Unit Overview

In this unit you will investigate independent and dependent probabilistic situations and compare theoretical and experimental probability. You will practice displaying, summarizing, interpreting, and communicating univariate and bivariate data.

Unit

5

Essential Questions

? ?

How do different displays help you interpret data?

Academic Vocabulary

Add these words to your vocabulary notebook. categorical variables range experimental probability simple random sample (SRS) numerical data outlier theoretical probability

Why is it important to know if events are dependent or independent when calculating probabilities?

EMBEDDED ASSESSMENTS

This unit has two Embedded Assessments, after Activity 5.2 and 5.4. These embedded assessments allow you to demonstrate your understanding of probability, box plots, ﬁnding the mean, data displays, and random samples. Embedded Assessment 1 Probability, Box Plot, Mean p. 271 Embedded Assessment 2 Data Displays and Random Samples p. 291

© 2010 College Board. All rights reserved.

251

UNIT 5

Getting Ready

Write your answers on notebook paper. Show your work. red blue blue green The list below shows the number of hours the students in Ms. Gandera’s class spent on homework in one week. 6, 3, 0, 1, 3, 5, 5, 2, 3, 6, 6, 5, 7, 2, 6 5. Make a dot plot of the data. 6. Give the mean, median, mode, and range of the homework data. 7. Ms. Gandera created a histogram of the absentee rate of her students. Absences in Ms. Gandera’s Calss

10 9 8 Number of Students 7 6 5 4 3 2

© 2010 College Board. All rights reserved.

1. In the spinner pictured above, what is the probability of landing on each color? a. blue b. green 2. Jackie tossed a penny 40 times and the penny landed on heads 26 times. a. What was the experimental probability of landing on heads in Jackie’s trial? b. What was the theoretical probability of landing on heads in Jackie’s trial? 3. Tell whether each of the following is numerical or categorical data. a. eye color b. types of fruit c. height of students in the class d. weight of textbooks e. favorite sport 4. Garrett enrolled in a fitness program and followed a power walking plan. For the first nine days his progress chart showed his time in minutes for walking a mile were: 16, 15, 15, 14, 12, 12, 11, 11, 11. Find each of the following for Garrett’s power walking data: a. mean b. mode c. median d. range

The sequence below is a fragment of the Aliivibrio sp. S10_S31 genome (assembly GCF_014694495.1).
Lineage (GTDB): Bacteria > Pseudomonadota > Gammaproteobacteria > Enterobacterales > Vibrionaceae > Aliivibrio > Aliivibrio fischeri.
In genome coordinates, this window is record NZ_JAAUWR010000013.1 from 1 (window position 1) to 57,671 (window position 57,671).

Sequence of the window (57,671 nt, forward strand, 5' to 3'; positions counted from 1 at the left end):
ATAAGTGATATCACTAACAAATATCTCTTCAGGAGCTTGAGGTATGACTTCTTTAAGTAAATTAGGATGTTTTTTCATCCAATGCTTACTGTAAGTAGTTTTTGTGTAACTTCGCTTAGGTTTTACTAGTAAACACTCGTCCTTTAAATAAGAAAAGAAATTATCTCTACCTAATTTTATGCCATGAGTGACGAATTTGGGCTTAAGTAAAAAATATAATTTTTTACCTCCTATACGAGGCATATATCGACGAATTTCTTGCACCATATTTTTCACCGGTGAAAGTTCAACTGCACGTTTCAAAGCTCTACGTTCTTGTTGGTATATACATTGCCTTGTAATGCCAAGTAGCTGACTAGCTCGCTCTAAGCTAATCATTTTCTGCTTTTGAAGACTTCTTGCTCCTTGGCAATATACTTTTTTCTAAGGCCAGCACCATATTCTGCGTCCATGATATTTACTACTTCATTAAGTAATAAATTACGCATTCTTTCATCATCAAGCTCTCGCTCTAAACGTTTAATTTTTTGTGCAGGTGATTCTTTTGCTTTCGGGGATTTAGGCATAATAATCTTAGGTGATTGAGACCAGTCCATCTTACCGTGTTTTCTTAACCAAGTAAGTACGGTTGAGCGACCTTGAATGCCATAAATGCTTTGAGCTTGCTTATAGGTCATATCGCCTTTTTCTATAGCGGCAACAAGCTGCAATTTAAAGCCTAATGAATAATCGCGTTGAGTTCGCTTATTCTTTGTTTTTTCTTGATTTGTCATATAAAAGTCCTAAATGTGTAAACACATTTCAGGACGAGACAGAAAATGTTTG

1 0 1-2 3-4 5-6 7-8 9-10 Days Absent

a. How many students are in Ms. Gandera’s class? b. In which class interval is the median data?

252

SpringBoard® Mathematics with MeaningTM Level 3

Probability Rock, Paper, Scissors

SUGGESTED LEARNING STRATEGIES: Marking the Text, Role Play, Summarize/Paraphrase/Retell, Predict and Confirm, Create Representations, Quickwrite

ACTIVITY

5.1

My Notes

Rock, Paper, Scissors (RPS) is a fun two-person game. Some sources say that more people have played Rock, Paper, Scissors than any other game in the world. To play RPS, each player taps a fist in his or her palm twice. Then both players simultaneously extend their hands in the shape of a rock, piece of paper, or pair of scissors. The winner of a round is decided based on the following rules: rock beats scissors, scissors beats paper, and paper beats rock. If both players show the same shape, the round results in a tie. 1. Predict which will occur more often: a win for Player 1, a win for Player 2, or a tie. Explain your reasoning.

Rock breaks scissors. Scissors cut paper. Paper covers rock.

2. Play 30 rounds of Rock, Paper, Scissors with a partner, and write the frequency of wins in the table below.

© 2010 College Board. All rights reserved.

Frequency Table Tally Player 1 wins Player 2 wins Tie

Frequency

Unit 5 • Probability and Statistics 253

ACTIVITY 5.1

Probability

Rock, Paper, Scissors

SUGGESTED LEARNING STRATEGIES: Predict and Confirm, Debrief, Think/Pair/Share, Create...